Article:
A report released by the National Safety Council revealed that Oklahoma was one of only 14 states that showed a decrease in road deaths during the first six months of 2015 compared with the same period in 2014. A decrease was also observed in the District of Columbia. However, figures for the country as a whole showed that fatalities were up by 14 percent and serious injuries by 30 percent.
The nonprofit organization put the increase in injuries and fatalities on the nation's roads down to lower unemployment, an improving economy and cheaper gas prices. Higher employment figures lead to more commuters on the roads while falling energy prices and economic growth allow more Americans to take family vacations. The NSC report also highlights an increase in reckless behavior such as distracted driving and speeding.
The NSC findings may not come as a surprise to road safety advocates as the link between accident rates and economic performance has been documented before. Traffic fatalities were close to 44,000 in 2007, but they fell to below 40,000 per year between 2008 and 2014 as the financial crisis prompted a surge in unemployment and ushered in a period of economic uncertainty.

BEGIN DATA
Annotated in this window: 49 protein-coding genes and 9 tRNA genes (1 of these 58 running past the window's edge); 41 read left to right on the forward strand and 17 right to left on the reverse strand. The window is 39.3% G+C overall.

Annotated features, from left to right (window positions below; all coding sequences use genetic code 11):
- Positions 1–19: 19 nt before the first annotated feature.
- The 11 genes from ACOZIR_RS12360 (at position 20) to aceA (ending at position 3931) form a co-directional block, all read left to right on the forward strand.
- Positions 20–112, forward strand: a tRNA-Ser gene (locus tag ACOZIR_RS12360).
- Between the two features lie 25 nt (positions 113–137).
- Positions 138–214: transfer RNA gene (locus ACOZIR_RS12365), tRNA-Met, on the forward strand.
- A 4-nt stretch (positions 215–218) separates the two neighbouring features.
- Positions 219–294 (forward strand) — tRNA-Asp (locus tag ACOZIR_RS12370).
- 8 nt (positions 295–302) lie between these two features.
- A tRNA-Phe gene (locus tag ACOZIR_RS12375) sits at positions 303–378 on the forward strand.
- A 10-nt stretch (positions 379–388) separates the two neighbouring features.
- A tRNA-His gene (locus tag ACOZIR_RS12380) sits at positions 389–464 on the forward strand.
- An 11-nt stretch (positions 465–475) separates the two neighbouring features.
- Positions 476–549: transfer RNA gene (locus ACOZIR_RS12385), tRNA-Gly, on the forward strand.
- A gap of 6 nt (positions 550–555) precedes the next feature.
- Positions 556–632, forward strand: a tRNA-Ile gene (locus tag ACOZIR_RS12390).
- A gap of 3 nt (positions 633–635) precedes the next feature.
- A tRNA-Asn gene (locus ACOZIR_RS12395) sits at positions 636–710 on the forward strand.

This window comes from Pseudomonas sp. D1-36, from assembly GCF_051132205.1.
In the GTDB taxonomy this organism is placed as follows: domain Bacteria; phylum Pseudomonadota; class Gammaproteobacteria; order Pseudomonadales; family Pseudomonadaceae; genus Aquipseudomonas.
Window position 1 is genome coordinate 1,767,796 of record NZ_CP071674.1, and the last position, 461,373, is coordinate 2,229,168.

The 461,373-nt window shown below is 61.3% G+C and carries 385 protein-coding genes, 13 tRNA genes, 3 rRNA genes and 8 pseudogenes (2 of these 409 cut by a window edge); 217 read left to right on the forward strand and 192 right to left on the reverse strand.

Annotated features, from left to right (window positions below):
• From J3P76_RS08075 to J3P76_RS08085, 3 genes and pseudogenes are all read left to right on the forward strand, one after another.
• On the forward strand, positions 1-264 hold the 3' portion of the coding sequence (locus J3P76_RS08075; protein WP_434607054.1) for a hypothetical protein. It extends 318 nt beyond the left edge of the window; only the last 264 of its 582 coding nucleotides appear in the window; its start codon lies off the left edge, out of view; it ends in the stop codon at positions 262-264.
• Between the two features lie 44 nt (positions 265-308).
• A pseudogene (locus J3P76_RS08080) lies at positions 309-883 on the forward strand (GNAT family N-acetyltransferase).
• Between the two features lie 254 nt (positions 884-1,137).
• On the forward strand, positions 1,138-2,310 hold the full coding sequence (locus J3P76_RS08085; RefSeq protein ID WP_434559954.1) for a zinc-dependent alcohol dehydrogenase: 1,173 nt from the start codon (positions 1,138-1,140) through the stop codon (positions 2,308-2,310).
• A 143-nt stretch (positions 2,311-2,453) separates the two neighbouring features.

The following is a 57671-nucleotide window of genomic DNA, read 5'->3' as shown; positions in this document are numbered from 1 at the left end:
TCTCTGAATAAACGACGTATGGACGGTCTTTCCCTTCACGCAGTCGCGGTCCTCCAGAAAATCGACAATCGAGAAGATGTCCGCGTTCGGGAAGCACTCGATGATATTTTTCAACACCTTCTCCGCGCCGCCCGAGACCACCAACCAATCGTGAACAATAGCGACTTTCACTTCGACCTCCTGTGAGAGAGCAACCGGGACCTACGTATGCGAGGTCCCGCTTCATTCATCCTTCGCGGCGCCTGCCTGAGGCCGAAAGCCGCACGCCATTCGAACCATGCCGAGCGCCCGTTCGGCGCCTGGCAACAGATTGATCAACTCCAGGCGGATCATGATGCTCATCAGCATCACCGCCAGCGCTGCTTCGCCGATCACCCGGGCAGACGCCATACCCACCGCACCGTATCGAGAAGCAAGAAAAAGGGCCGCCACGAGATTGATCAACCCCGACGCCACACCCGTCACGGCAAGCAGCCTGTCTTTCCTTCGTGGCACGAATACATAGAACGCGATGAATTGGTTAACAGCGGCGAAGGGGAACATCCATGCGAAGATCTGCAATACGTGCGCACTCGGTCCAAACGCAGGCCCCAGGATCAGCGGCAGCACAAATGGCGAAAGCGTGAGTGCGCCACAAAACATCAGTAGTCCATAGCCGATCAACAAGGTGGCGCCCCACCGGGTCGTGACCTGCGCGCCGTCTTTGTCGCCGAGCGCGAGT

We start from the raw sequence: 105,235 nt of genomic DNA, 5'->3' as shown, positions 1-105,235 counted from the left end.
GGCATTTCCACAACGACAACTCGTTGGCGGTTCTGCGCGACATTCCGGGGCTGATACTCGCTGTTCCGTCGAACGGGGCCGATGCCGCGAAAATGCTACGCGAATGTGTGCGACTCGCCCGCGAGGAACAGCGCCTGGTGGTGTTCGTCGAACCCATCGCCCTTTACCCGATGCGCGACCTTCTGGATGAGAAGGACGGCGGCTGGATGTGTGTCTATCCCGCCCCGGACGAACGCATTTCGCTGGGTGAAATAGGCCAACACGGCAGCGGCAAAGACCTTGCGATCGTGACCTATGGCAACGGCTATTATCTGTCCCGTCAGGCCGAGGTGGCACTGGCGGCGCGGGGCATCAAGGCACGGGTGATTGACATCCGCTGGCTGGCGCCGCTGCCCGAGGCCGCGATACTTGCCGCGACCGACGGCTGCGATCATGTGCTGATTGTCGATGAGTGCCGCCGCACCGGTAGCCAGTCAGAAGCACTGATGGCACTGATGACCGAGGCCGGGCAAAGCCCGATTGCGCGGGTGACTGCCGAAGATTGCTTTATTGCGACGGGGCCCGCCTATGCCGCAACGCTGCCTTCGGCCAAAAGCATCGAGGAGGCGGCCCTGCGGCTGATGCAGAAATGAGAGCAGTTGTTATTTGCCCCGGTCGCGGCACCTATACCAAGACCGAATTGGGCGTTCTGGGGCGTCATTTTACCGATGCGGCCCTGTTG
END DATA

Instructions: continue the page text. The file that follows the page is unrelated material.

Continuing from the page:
An increase of motorists who send or read text messages while behind the wheel was singled out by the NSC as a particularly dangerous trend. Distracted driving accidents often occur at high speeds and cause debilitating injuries, but motorists are rarely eager to admit that they were behaving recklessly prior to being involved in a collision. Personal injury attorneys pursuing litigation on behalf of accident victims may scrutinize police reports and witness statements for evidence of negligent behavior. They may also request cellphone records or have the vehicles involved mechanically inspected.